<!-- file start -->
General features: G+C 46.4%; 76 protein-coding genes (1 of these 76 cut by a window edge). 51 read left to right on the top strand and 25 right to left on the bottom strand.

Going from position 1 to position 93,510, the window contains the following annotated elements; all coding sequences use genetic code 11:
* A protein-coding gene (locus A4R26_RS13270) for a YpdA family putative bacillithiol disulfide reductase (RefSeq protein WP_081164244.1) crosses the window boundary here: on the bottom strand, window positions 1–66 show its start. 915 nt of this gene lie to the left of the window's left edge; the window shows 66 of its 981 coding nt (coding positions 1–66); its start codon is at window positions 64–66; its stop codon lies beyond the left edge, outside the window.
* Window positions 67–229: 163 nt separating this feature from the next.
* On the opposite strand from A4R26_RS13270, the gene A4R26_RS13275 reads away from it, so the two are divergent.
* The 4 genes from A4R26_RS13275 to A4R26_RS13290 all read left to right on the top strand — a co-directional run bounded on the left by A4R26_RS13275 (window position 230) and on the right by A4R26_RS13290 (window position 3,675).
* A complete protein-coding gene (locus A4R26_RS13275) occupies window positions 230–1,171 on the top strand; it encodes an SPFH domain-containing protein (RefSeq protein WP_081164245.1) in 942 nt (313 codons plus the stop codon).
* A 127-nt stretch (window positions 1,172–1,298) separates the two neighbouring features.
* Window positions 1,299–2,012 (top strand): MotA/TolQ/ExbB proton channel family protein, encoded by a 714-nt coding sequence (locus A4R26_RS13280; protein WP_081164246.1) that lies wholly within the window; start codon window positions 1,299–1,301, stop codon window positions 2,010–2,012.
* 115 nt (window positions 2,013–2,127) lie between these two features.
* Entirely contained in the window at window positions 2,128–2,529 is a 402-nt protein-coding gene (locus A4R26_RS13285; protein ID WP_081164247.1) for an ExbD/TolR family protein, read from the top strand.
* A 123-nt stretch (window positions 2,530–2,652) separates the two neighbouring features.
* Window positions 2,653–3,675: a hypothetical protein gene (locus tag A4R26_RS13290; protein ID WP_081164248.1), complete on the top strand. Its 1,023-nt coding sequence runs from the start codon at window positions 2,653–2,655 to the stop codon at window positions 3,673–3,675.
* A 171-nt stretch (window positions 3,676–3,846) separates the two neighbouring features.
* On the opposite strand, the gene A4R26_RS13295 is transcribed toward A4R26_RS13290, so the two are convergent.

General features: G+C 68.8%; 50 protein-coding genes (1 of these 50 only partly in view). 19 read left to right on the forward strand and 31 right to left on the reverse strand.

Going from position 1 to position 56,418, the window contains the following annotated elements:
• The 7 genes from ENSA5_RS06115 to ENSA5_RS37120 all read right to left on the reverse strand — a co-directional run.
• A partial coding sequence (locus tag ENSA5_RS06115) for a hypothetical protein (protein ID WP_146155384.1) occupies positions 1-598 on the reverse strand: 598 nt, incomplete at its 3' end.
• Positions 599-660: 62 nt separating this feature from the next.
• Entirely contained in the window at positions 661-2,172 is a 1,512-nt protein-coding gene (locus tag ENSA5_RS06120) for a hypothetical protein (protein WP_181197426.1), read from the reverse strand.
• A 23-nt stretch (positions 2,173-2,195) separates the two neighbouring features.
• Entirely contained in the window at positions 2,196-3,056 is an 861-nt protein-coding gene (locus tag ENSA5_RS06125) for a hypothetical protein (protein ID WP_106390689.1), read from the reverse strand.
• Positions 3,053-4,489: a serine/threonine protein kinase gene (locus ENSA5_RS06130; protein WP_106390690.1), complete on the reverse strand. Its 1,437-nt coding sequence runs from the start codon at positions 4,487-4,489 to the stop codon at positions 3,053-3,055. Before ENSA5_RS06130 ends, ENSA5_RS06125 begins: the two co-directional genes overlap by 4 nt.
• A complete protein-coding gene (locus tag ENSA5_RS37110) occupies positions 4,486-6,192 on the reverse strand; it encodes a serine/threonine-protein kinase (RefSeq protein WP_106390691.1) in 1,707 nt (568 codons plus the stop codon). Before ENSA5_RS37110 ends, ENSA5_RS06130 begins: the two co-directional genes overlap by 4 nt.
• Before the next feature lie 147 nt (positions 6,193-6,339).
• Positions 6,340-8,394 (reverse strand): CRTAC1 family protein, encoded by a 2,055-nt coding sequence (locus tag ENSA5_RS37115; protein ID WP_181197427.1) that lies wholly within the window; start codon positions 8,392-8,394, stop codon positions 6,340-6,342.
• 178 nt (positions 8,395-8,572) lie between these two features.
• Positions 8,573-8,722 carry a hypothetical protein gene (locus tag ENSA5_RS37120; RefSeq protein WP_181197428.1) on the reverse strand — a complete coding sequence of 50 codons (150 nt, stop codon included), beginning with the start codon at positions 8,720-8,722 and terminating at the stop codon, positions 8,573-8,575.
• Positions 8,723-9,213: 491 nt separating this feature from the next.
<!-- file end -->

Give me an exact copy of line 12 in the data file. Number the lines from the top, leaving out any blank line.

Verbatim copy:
* A 123-nt stretch (window positions 2,530–2,652) separates the two neighbouring features.